We’re raising awareness this March for Acupuncture Week and Ovarian Cancer Month, supercharging your beauty sleep with wise buys, plus spring colours
GET TO THE POINT
Acupuncture Awareness Week, which is supported by the British Acupuncture Council, aims to inform people about the practice of traditional acupuncture. With 2.3 million treatments carried out each year, acupuncture is one of the most popular complementary therapies practised in the UK today.
This year, Acupuncture Awareness Week will take place on the 2nd to 8th March and is highlighting the effects of stress.
Up to half a million people in the UK experience work-related stress every year, which often results in illness. Other factors that affect stress levels include alcohol, smoking, exams, pregnancy, divorce, moving, bereavement, lifestyle, drugs, poor nutrition and unemployment.
The signs of stress can vary from one individual to the next. They may manifest physically as an illness, tiredness or lethargy, or as symptoms such as sore, tight muscles, dull skin, lank hair, or erratic sleep patterns. Mental stress can result in depression, mood swings, anger, frustration, confusion, paranoid behaviour, jealousy or withdrawal.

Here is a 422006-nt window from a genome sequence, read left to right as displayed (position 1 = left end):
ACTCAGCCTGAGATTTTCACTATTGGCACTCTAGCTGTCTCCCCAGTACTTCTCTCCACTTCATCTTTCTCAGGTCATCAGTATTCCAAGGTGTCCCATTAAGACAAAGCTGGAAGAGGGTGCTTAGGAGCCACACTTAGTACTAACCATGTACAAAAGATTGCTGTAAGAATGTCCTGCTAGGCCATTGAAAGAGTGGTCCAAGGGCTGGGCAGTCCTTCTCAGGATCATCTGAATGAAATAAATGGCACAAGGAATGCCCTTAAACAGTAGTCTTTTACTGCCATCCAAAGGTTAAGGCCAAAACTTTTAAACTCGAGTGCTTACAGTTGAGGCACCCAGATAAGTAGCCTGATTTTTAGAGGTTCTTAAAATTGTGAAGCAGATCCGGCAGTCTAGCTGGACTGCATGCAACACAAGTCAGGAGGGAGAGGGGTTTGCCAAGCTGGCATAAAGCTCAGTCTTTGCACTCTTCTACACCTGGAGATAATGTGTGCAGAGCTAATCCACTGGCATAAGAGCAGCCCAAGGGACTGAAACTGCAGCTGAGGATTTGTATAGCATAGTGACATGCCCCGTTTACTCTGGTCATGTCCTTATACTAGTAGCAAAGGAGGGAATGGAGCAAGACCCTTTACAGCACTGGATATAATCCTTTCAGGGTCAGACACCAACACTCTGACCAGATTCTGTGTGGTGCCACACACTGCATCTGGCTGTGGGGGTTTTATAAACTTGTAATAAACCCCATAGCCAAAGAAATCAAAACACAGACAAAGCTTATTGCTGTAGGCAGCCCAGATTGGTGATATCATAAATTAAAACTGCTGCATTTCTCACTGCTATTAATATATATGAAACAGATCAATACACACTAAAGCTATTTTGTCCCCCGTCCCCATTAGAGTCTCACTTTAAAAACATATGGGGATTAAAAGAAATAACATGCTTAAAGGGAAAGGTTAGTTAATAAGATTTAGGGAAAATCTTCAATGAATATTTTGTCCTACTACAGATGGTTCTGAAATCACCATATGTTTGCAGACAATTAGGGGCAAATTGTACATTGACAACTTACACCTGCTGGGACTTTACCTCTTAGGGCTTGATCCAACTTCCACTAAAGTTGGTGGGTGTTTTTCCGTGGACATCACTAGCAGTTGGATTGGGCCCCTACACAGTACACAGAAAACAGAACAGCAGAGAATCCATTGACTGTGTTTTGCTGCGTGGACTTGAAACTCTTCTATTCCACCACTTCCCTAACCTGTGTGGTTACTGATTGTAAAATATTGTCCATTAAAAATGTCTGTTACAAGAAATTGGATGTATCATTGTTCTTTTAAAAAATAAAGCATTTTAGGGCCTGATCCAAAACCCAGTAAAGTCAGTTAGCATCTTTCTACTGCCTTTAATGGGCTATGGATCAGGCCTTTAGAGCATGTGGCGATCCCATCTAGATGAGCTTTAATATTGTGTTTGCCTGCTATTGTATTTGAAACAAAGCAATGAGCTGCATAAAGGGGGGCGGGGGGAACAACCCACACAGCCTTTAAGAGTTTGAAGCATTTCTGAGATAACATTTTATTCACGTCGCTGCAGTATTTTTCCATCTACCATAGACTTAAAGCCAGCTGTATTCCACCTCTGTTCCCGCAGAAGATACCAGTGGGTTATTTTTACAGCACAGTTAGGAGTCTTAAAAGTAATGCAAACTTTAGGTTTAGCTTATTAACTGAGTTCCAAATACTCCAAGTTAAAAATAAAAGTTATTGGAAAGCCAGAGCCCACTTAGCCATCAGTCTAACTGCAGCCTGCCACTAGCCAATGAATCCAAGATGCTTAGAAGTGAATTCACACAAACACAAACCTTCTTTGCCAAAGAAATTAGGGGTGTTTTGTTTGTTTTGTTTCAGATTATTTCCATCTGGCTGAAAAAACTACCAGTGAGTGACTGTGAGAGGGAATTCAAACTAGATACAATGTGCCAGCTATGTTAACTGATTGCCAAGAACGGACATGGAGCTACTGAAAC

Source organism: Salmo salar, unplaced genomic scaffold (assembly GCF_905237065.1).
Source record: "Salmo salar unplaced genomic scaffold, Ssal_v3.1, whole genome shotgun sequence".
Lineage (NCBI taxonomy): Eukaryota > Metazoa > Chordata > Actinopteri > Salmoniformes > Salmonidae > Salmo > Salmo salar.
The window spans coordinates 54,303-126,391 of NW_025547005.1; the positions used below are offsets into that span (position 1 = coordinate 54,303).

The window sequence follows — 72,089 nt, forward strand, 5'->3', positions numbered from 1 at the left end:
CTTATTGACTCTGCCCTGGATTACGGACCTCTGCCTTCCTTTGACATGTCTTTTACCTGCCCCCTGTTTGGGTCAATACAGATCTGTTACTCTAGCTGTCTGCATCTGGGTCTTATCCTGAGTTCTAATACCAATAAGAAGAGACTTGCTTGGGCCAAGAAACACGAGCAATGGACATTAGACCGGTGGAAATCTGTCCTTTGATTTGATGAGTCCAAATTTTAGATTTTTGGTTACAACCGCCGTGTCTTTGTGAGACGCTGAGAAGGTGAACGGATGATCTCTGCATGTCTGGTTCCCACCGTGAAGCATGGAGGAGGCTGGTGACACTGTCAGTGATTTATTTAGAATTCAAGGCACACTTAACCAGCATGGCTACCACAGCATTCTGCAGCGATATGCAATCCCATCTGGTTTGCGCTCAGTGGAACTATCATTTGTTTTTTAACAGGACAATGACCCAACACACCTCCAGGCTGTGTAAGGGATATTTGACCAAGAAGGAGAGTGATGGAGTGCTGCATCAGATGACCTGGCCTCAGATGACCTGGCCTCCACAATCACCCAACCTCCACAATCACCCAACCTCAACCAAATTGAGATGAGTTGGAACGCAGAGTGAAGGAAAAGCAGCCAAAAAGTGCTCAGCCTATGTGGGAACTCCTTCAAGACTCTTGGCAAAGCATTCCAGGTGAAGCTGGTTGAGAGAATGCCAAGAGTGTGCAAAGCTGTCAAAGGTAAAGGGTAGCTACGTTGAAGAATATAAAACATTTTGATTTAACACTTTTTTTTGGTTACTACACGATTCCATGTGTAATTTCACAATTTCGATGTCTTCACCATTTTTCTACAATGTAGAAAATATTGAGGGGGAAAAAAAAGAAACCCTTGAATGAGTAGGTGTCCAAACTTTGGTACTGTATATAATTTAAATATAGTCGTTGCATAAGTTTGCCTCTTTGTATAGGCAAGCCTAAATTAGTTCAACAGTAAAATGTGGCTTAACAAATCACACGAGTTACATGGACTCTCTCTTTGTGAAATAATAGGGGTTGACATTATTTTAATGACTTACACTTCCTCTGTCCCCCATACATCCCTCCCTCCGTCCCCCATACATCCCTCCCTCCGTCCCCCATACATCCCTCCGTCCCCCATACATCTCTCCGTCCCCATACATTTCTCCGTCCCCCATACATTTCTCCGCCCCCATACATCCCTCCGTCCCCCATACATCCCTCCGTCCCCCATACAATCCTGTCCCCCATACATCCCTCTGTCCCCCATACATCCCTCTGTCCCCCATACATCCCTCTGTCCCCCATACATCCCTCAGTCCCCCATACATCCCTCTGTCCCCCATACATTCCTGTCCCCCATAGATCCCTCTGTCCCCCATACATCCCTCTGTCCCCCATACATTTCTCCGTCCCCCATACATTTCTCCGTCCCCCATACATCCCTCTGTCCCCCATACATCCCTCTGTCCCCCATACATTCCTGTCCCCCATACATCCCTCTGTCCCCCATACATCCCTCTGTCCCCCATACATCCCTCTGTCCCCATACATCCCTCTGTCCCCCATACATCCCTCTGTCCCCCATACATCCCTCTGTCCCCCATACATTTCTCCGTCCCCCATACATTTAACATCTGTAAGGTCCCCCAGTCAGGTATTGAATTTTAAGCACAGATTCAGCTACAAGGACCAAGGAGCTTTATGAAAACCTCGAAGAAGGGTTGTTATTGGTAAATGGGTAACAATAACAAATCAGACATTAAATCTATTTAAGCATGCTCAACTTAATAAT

“In general, research shows that stress activates the sympathetic nervous system, while acupuncture can activate the opposing parasympathetic nervous system, which initiates the relaxation response, thus promoting physical and emotional wellbeing,” says Eleanor Henderson, lead acupuncturist at Acupuncture South East in Tunbridge Wells.
- For more information, contact Eleanor Henderson, Acupuncture South East, Tunbridge Wells Osteopathic Clinic, 5 Upper Grosvenor Road, Tunbridge Wells TN1 2DU, call 07779 006821, email firstname.lastname@example.org or visit www.acupuncturesoutheast.co.uk
Ovarian Cancer: The facts
• It is the most deadly gynaecological cancer and currently the fifth most common cancer among women.
• There are 7000 new diagnoses each year in the UK.
• The UK has one of the lowest survival rates in Western Europe, with a woman dying from ovarian cancer every two hours – that amounts to 4,300 deaths each year.